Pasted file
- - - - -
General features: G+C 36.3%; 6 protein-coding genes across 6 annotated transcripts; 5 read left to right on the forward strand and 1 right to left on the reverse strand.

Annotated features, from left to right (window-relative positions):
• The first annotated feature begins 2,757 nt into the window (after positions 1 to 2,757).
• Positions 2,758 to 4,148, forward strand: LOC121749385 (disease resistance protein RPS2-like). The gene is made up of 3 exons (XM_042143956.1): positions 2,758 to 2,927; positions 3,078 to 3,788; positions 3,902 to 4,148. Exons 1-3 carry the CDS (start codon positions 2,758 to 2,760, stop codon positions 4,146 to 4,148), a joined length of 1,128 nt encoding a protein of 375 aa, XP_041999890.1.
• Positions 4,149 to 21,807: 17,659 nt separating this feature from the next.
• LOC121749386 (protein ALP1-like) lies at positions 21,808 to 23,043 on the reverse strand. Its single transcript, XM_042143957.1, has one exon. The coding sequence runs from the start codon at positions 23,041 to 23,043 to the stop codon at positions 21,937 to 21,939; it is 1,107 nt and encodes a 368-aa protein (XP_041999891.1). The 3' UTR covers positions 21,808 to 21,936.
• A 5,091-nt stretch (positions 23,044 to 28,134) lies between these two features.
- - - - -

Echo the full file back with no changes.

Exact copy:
General features: G+C 36.3%; 6 protein-coding genes across 6 annotated transcripts; 5 read left to right on the forward strand and 1 right to left on the reverse strand.

Annotated features, from left to right (window-relative positions):
• The first annotated feature begins 2,757 nt into the window (after positions 1 to 2,757).
• Positions 2,758 to 4,148, forward strand: LOC121749385 (disease resistance protein RPS2-like). The gene is made up of 3 exons (XM_042143956.1): positions 2,758 to 2,927; positions 3,078 to 3,788; positions 3,902 to 4,148. Exons 1-3 carry the CDS (start codon positions 2,758 to 2,760, stop codon positions 4,146 to 4,148), a joined length of 1,128 nt encoding a protein of 375 aa, XP_041999890.1.
• Positions 4,149 to 21,807: 17,659 nt separating this feature from the next.
• LOC121749386 (protein ALP1-like) lies at positions 21,808 to 23,043 on the reverse strand. Its single transcript, XM_042143957.1, has one exon. The coding sequence runs from the start codon at positions 23,041 to 23,043 to the stop codon at positions 21,937 to 21,939; it is 1,107 nt and encodes a 368-aa protein (XP_041999891.1). The 3' UTR covers positions 21,808 to 21,936.
• A 5,091-nt stretch (positions 23,044 to 28,134) lies between these two features.